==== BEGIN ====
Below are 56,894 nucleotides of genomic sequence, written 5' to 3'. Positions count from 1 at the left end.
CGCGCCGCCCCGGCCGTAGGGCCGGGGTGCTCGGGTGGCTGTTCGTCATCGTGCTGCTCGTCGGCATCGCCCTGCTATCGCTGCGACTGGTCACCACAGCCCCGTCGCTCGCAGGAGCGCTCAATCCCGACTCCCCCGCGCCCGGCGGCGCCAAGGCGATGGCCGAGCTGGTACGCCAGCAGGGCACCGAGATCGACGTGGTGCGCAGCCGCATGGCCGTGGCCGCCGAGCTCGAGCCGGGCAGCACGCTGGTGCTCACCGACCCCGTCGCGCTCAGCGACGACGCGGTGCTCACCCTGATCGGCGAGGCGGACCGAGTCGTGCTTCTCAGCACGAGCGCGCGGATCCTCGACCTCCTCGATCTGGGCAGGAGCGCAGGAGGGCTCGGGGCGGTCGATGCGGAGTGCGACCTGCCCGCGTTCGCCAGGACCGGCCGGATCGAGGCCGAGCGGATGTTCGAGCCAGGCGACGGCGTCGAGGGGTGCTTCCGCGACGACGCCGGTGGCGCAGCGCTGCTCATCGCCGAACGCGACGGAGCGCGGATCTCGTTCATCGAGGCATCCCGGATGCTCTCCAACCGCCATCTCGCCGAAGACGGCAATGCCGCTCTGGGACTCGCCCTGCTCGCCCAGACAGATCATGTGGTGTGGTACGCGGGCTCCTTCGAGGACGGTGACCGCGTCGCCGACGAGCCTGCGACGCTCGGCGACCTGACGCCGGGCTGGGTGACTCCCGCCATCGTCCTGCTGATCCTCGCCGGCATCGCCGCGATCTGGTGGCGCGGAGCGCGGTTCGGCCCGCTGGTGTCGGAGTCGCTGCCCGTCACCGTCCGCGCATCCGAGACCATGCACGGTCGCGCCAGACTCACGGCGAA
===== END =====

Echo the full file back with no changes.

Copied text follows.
Below are 56,894 nucleotides of genomic sequence, written 5' to 3'. Positions count from 1 at the left end.
CGCGCCGCCCCGGCCGTAGGGCCGGGGTGCTCGGGTGGCTGTTCGTCATCGTGCTGCTCGTCGGCATCGCCCTGCTATCGCTGCGACTGGTCACCACAGCCCCGTCGCTCGCAGGAGCGCTCAATCCCGACTCCCCCGCGCCCGGCGGCGCCAAGGCGATGGCCGAGCTGGTACGCCAGCAGGGCACCGAGATCGACGTGGTGCGCAGCCGCATGGCCGTGGCCGCCGAGCTCGAGCCGGGCAGCACGCTGGTGCTCACCGACCCCGTCGCGCTCAGCGACGACGCGGTGCTCACCCTGATCGGCGAGGCGGACCGAGTCGTGCTTCTCAGCACGAGCGCGCGGATCCTCGACCTCCTCGATCTGGGCAGGAGCGCAGGAGGGCTCGGGGCGGTCGATGCGGAGTGCGACCTGCCCGCGTTCGCCAGGACCGGCCGGATCGAGGCCGAGCGGATGTTCGAGCCAGGCGACGGCGTCGAGGGGTGCTTCCGCGACGACGCCGGTGGCGCAGCGCTGCTCATCGCCGAACGCGACGGAGCGCGGATCTCGTTCATCGAGGCATCCCGGATGCTCTCCAACCGCCATCTCGCCGAAGACGGCAATGCCGCTCTGGGACTCGCCCTGCTCGCCCAGACAGATCATGTGGTGTGGTACGCGGGCTCCTTCGAGGACGGTGACCGCGTCGCCGACGAGCCTGCGACGCTCGGCGACCTGACGCCGGGCTGGGTGACTCCCGCCATCGTCCTGCTGATCCTCGCCGGCATCGCCGCGATCTGGTGGCGCGGAGCGCGGTTCGGCCCGCTGGTGTCGGAGTCGCTGCCCGTCACCGTCCGCGCATCCGAGACCATGCACGGTCGCGCCAGACTCACGGCGAA